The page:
Many so-called meditation exercises are actually forms of imagery and visualization that are extraordinarily useful in healing old traumas, confronting death anxieties, finishing 'old business,' learning to forgive, and enhancing self-esteem."

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Spiritual Benefits

The longer an individual practices meditation, the greater the likelihood that his or her goals and efforts will shift toward personal and spiritual growth. One practitioner in Dr. Shapiro's study noted, "I began meditating to decrease my stress and fear of public speaking. But as my practice deepens, not only do I have decreased heart rate, but I also am developing a more open heart-more sensitivity, greater compassion and less negative judgment toward others."

Many individuals who initially learn meditation for its self-regulatory aspects find that as their practice deepens they are drawn more and more into the realm of the "spiritual."

In her work with many cancer and AIDS patients, Dr. Borysenko has observed that many are most interested in meditation as a way of becoming more attuned to the spiritual dimension of life. She reports that many die "healed," in a state of compassionate self-awareness and self-acceptance.

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Walking Meditation

According to Jon Kabat-Zinn, Ph.D., founder and Director of the Stress Reduction Clinic at the University of Massachusetts Medical Center, one simple way to bring awareness into your life is through walking meditation.

"This brings your attention to the actual experience of walking as you are doing it, focusing on the sensations in your feet and legs, feeling your whole body moving," Dr. Kabat-Zinn explains. "You can also integrate awareness of your breathing with the experience."

To do this exercise, focus the attention on each foot as it contacts the ground. When the mind wanders away from the feet or legs, or the feeling of the body walking, refocus your attention. To deepen your concentration, don't look around, but keep your gaze in front of you.

"One thing that you find out when you have been practicing mindfulness for a while is that nothing is quite as simple as it appears," says Dr. Kabat-Zinn. "This is as true for walking as it is for anything else. For one thing, we carry our mind around with us when we walk, so we are usually absorbed in our own thoughts to one extent or another. We are hardly ever just walking, even when we are 'just going out for a walk.' Walking meditation involves intentionally attending to the experience of walking itself."

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Transcendental Meditation

Transcendental Meditation (TM) is a simple mental technique introduced by Maharishi Mahesh Yogi from the Vedic tradition of India. TM is easily learned, can be practiced for fifteen to twenty minutes, twice daily, and requires no change in lifestyle or belief. Since 1958, 4 million people have learned TM and over five hundred scientific studies have been conducted on it at over two hundred universities worldwide.

Physiological research shows that during TM, the body gains a deeper state of relaxation than during ordinary rest. EEG (electroencephalogram) changes indicate a state of heightened awareness and coherence. Regular practice of TM has been found to produce a state of increased stability, adaptability, and integration during all phases of activity.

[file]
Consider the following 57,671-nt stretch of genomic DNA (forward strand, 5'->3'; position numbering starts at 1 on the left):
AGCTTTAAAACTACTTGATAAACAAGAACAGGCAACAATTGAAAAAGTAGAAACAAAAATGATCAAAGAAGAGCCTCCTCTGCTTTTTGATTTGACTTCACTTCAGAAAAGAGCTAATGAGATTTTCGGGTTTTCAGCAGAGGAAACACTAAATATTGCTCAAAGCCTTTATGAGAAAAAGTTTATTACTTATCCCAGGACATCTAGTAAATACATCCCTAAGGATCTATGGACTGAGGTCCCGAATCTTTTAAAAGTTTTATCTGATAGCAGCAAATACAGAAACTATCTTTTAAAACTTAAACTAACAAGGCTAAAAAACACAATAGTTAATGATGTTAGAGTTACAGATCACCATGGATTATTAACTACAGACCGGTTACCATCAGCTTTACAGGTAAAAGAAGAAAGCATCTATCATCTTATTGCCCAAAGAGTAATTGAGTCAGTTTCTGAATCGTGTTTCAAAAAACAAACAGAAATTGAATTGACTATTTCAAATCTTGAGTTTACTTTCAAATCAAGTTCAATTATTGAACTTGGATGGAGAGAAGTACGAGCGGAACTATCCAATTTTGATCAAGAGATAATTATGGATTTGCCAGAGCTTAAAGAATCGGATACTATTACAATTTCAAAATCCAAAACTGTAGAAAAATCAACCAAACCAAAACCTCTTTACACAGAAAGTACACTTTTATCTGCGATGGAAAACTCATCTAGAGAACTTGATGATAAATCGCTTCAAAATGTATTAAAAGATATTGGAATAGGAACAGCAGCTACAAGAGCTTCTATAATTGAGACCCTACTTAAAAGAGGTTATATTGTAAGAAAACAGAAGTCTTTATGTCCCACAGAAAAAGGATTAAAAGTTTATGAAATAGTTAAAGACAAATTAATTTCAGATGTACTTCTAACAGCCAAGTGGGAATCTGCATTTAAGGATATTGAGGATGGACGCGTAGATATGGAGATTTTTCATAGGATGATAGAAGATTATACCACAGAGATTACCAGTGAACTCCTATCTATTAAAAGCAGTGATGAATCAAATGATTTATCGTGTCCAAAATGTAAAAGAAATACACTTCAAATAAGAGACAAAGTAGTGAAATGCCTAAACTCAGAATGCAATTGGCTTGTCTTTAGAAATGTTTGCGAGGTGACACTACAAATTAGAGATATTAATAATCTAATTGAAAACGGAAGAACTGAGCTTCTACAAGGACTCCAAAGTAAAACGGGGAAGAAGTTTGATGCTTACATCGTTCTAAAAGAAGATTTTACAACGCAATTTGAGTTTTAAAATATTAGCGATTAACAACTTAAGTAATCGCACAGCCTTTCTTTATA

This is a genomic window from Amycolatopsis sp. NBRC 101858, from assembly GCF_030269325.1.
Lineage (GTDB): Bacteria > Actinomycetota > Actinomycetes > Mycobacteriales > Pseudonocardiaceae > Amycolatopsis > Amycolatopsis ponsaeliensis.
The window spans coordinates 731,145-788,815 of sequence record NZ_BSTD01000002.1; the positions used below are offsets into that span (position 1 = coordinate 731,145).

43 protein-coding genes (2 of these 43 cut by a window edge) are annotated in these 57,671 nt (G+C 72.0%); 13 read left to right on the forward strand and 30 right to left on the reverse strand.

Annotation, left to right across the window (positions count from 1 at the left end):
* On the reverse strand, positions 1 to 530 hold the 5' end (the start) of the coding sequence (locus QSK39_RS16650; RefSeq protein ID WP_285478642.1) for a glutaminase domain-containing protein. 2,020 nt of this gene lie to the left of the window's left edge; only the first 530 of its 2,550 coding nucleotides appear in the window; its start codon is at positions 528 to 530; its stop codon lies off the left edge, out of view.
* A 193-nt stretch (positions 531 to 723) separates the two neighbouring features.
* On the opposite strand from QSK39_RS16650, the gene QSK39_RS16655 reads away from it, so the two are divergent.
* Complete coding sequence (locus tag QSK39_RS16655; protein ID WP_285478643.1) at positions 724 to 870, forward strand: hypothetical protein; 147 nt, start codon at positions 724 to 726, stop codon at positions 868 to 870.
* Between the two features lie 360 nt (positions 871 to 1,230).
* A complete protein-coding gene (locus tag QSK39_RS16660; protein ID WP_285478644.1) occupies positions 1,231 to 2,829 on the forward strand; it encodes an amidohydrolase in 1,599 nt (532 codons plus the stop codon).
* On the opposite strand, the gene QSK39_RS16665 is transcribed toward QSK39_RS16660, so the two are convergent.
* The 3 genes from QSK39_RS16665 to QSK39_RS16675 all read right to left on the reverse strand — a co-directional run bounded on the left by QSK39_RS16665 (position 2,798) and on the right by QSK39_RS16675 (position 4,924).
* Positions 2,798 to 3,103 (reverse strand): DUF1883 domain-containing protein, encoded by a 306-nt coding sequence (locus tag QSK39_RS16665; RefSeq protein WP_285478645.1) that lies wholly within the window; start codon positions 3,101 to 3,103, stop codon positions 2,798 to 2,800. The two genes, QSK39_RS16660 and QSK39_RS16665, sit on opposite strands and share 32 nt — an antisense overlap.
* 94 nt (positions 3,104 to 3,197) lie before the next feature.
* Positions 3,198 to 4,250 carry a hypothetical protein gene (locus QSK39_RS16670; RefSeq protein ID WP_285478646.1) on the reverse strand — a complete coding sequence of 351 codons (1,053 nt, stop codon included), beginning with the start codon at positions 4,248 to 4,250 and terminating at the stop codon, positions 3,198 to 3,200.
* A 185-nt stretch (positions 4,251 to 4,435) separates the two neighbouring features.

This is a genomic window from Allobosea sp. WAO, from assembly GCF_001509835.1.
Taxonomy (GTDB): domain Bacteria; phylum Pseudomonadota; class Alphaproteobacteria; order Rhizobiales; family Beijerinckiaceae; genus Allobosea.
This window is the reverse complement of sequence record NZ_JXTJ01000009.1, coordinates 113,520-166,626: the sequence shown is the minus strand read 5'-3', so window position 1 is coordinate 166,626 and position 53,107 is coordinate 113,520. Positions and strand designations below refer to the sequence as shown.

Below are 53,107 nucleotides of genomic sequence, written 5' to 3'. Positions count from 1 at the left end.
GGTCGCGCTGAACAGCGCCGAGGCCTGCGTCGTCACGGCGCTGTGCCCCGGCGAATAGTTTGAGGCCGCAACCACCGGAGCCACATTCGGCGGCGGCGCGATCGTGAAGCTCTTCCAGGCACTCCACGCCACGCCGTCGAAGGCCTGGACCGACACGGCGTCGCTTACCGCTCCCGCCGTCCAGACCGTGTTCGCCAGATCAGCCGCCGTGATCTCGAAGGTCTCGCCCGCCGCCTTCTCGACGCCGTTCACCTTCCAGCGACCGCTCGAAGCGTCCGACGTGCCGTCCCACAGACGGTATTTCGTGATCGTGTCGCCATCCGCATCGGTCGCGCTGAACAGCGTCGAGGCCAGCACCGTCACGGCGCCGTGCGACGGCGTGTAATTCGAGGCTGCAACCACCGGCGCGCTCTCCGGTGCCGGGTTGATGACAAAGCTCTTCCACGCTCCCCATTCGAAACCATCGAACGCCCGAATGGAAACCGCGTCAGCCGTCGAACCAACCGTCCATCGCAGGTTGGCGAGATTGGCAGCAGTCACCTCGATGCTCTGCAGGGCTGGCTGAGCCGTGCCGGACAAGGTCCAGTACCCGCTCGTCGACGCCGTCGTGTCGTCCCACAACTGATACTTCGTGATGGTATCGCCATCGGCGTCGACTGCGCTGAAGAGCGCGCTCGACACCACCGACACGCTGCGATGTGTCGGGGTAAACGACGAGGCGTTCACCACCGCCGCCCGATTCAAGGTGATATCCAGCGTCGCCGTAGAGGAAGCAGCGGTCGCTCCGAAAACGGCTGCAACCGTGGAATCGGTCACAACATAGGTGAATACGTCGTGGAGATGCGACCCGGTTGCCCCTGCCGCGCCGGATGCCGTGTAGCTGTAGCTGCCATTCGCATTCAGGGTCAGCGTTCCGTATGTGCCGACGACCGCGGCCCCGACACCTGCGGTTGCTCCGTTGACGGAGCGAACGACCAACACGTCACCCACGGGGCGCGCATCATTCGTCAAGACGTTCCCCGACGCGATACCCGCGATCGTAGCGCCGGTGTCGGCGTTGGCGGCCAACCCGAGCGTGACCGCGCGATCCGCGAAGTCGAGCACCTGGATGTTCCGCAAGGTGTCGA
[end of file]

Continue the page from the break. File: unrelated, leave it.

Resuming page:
Also, TM has been found to increase intelligence, creativity, and perceptual ability and to reduce high blood pressure and illness rates by more than 50 percent. Meta-analyses (research comparing large numbers of studies) have found that TM is one of the most effective techniques known for reducing drug and alcohol abuse, decreasing anxiety and increasing self-actualization.

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A Simple Meditation Exercise

The first step to practicing meditation is learning to breathe in a manner that facilitates a state of calmness and awareness. The following exercise is recommended as an effective method for achieving calmness by Jon Kabat-Zinn, Ph.D., founder and Director of the Stress Reduction Clinic at the University of Massachusetts Medical Center.

  1. Find a quiet place where you will not be disturbed and practice the following for several minutes each day.
  2. Assume a comfortable posture lying on your back or sitting. If you are sitting, keep the spine straight and let your shoulders drop.
  3. Close your eyes if it feels comfortable.
  4. Bring your attention to your belly, feeling it rise or expand gently on the in-breath and fall or recede on the out-breath.
  5. Keep the focus on your breathing, "being with" each in-breath.
    Every time you notice that your mind has wandered off the breath, notice what it was that took you away and then gently bring your attention back to your belly and the feeling of the breath coming in and out.
  6. If your mind wanders away from the breath, then your "job" is simply to bring it back to the breath every time, no matter what the preoccupation.

Practice this exercise for fifteen minutes at a convenient time every day, whether you feel like it or not, for one week and see how it feels to incorporate a disciplined meditation practice into your life. Be aware of how it feels to spend time each day just being with your breath without having to do anything.

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Alternative Medicine: The Definitive Guide
Complied by the Burton Group
Future Medicine Publishing, 1997